Sept. 2, 2014

This Week's SFR Picks

Newsletters

Choose your newsletter(s):
* indicates required

SFR Events

Special Issues

 

 
Home / Articles / Cinema / Movie Reviews /  Clean and Sober
p 43 Movies main
Get 'Smashed.'

Clean and Sober

'Smashed' gets recovery right [ok]

December 4, 2012, 8:00 pm

There have been so many addiction and recovery stories in the past decade that it’s entirely reasonable to think we don’t need another. As singer-songwriter Mike Doughty writes in his recent drug-filled memoir The Book of Drugs, the title of Caroline Knapp’s book, Drinking: A Love Story, says it all.

How refreshing it is then that Smashed, though it travels down well-trod paths, at least does it smartly, with an insider’s knowledge of how addiction works and how recovery works as well.

Kate (Mary Elizabeth Winstead) is a schoolteacher who goes out—or stays in—drinking each night with her husband, Charlie (Breaking Bad’s Aaron Paul). She wakes up not knowing where she is once too often, urinates in public, sings drunkenly.

While Charlie seems to be a run-of-the-mill drunk, Kate seems to get into serious trouble. One day, when she vomits in front of her class, a student asks whether she’s pregnant. Kate, in a panic, says yes.

That’s just one of the many stupid things Kate does while drinking. Another is stealing wine from her local convenience store. Another still is smoking crack with a woman she meets at a bar.

The vice principal (Parks and Recreation’s Nick Offerman) of Kate’s school witnesses her drinking in her car before work. He reveals that he’s been sober for nine years and would take her to an Alcoholics Anonymous meeting if she wanted to go.

So, she goes. What happens next is the standard stuff of alcoholism and addiction stories, but where Smashed succeeds is in the way Kate’s friends and family change around her the longer she’s sober.

Charlie, too, has his problems. This is a guy who eats ketchup soup—I’ve heard stranger things—because he can’t be bothered to shop for food or buy food instead of alcohol. He has a wealthy family and is content to write music stories for a small paper, hang out with bands and drink with his brother.

Winstead is game for the challenge of playing someone who’s trying to better her life while not making it so difficult for those around her. One of the things Smashed does well is chronicle the changes—first subtle, then in-your-face—of Kate and Charlie’s relationship.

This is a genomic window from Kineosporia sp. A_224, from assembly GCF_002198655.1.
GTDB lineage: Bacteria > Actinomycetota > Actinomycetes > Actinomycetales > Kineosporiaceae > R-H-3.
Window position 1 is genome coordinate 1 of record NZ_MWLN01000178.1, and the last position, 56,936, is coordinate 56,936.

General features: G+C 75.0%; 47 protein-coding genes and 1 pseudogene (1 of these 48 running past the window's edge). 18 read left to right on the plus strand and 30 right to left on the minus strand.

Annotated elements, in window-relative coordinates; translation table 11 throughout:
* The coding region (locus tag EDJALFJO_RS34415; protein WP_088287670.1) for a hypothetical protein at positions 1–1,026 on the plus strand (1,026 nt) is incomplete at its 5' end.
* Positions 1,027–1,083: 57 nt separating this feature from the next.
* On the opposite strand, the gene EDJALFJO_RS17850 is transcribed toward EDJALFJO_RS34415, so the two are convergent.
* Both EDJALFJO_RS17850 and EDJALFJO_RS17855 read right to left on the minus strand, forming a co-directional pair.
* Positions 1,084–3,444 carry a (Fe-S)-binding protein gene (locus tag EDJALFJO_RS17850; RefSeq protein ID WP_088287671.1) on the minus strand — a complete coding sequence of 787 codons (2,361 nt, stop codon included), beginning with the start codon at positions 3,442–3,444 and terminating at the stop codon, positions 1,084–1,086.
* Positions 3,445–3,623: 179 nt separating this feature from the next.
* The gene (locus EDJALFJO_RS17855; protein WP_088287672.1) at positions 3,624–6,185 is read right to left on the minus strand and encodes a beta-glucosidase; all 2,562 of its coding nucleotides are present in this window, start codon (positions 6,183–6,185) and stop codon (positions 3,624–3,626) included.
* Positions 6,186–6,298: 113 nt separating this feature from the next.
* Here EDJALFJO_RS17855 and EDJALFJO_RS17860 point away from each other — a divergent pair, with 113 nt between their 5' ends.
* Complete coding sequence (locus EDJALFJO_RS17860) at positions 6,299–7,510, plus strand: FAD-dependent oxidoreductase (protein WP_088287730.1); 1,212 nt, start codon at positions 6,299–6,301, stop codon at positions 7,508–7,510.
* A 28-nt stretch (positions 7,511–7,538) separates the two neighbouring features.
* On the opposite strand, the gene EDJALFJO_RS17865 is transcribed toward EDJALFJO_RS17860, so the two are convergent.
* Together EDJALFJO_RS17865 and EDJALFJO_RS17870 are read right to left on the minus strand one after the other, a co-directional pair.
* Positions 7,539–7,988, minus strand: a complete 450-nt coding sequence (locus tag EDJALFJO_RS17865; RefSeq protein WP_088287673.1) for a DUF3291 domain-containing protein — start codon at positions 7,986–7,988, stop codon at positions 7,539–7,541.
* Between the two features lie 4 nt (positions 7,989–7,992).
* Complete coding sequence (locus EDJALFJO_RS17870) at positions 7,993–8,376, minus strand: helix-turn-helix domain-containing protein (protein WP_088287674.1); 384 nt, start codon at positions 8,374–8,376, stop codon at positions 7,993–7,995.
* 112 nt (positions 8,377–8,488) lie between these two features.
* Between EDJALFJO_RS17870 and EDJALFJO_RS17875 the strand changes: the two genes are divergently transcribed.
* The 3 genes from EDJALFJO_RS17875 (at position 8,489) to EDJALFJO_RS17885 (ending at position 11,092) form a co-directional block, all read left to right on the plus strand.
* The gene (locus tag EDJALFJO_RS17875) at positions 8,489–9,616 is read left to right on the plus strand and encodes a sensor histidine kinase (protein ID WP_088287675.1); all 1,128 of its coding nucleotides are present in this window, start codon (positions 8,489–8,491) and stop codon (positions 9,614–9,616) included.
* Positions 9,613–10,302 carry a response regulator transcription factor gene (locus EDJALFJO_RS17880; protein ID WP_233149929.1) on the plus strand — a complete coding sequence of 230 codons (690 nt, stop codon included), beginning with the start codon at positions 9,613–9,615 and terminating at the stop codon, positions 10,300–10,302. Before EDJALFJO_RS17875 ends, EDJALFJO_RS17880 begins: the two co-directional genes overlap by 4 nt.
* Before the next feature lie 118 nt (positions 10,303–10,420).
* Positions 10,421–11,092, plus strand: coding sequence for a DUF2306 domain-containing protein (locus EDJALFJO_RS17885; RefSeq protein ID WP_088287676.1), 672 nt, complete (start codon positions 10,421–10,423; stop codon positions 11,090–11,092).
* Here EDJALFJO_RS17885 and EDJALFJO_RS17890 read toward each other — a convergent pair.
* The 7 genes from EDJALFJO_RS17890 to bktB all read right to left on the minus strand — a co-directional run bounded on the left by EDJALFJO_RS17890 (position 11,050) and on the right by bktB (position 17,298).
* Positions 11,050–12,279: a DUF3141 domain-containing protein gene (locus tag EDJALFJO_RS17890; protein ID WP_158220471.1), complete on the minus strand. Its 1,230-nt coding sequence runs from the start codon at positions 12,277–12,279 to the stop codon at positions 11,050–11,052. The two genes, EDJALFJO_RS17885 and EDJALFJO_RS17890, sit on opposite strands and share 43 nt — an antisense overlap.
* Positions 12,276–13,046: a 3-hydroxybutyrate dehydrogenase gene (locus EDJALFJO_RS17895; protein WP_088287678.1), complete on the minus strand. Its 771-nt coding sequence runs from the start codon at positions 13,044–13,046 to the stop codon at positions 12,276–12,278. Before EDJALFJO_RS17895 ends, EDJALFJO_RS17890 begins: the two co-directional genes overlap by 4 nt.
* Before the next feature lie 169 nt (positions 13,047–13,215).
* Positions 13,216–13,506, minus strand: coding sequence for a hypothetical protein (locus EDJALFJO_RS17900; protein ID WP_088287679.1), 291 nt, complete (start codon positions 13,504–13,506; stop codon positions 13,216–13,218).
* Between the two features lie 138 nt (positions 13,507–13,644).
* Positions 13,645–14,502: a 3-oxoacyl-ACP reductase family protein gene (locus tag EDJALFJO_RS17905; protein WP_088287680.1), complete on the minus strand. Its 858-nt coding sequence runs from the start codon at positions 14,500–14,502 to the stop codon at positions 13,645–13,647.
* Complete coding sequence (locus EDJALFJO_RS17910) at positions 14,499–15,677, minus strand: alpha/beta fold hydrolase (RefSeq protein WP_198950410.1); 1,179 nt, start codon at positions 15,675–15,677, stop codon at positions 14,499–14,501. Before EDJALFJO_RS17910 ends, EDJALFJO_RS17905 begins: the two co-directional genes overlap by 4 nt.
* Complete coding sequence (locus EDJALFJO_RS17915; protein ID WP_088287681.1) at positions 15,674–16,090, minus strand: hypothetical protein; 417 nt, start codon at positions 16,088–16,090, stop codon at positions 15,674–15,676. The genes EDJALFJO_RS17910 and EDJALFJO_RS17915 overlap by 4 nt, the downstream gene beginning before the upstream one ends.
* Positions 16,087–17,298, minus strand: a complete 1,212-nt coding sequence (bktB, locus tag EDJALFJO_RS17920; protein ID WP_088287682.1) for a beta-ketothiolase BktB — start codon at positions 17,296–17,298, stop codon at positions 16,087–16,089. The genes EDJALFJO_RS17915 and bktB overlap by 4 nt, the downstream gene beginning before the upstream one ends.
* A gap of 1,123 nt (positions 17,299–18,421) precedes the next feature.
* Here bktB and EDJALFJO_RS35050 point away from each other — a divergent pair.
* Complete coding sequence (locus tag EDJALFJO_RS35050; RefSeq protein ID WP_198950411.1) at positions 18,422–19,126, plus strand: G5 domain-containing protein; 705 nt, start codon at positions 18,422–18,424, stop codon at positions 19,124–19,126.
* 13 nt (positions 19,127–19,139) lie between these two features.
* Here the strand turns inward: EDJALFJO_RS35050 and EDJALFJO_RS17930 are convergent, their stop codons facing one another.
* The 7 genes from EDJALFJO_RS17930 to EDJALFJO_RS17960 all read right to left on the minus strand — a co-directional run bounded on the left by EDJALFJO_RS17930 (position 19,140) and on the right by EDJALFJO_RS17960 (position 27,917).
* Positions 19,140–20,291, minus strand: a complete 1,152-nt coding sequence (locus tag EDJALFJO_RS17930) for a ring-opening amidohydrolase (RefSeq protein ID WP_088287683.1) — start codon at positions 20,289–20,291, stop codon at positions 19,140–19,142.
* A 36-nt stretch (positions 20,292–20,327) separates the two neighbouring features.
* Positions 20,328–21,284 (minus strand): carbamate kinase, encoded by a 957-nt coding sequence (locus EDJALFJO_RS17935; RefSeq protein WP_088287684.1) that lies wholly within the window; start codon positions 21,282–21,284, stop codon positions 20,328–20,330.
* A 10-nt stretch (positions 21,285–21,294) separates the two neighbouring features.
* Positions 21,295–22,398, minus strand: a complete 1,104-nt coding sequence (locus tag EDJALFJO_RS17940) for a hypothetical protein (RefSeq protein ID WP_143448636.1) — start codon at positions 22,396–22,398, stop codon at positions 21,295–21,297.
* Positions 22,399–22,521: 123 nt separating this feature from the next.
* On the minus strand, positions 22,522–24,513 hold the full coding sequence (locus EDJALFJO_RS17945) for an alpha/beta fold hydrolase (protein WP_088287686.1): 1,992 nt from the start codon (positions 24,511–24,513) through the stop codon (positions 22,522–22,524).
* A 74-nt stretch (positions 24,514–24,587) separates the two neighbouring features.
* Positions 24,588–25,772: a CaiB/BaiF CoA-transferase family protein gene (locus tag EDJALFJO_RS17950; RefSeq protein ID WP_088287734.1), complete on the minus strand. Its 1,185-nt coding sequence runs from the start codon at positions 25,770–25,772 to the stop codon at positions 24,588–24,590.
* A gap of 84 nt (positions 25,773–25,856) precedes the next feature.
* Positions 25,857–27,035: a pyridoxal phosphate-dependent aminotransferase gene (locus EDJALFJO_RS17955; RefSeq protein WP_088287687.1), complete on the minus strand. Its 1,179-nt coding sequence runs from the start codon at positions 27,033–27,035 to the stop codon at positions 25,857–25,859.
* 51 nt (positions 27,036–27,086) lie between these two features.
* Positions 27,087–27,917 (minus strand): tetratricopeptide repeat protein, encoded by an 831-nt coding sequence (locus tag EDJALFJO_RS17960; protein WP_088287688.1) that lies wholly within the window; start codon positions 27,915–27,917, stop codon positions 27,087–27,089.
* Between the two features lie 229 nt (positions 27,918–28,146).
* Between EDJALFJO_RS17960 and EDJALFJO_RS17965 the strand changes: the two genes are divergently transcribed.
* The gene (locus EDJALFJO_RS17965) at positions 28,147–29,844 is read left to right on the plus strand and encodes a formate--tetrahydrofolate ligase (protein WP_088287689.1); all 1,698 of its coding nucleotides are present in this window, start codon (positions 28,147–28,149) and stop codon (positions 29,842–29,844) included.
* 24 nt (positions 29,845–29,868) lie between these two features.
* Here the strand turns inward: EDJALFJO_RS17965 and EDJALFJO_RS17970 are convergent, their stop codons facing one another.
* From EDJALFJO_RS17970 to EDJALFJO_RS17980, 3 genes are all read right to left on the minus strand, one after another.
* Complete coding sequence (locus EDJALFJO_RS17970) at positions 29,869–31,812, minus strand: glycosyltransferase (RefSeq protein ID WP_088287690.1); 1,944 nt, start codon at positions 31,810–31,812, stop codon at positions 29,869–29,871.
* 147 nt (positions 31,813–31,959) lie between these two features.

It becomes clear these two have little in common aside from bourbon and beer.

Co-writers James Ponsoldt and Susan Burke wisely avoid turning Kate into a sage or treating her with reverence, and Charlie’s behavior devolves in ways that seem natural.

The sagely stuff is left for Jenny (Octavia Spencer), who meets Kate at an AA meeting and eventually becomes her sponsor. Thankfully, though, the sagely stuff is limited, and Spencer imbues Jenny with the tiredness of someone who is, quite literally, living one day at a time and dealing with the wreckage of her past.

Smashed’s creators make another smart decision in making the movie short and stripping it of any sentiment.

Just when we think things will turn out rosy for Kate, circumstances change. Kate’s story arc dealing with Principal Barnes (Megan Mullally), her boss, becomes more and more cringe-worthy with each passing moment. Refreshingly, they make the experience as much of a squirm for Kate as they do for the audience. 

Dramatizing alcoholism and addiction is a challenge—anyone who’s seen the terrible Sandra Bullock vehicle 28 Days knows that—and the filmmakers toe the line between comedy and tragedy well throughout. That they do it so expertly suggests they have insiders’ knowledge of alcoholism—or great imaginations or they’ve seen Days of Wine and Roses.

Whatever the reason, Smashed is a rewarding experience.

Those inclined to look at Kate with a gimlet eye or who just went through Thanksgiving with their drunk uncle may want to skip it. But for those who like their despair laced with humor, hope and an ambiguous ending, it’s worth its 85-minute run time.

Directed by James Ponsoldt / With Mary Elizabeth Winstead and Aaron Paul / UA DeVargas Center 6 / R / 85 min.

 

comments powered by Disqus
 
Close
Close
Close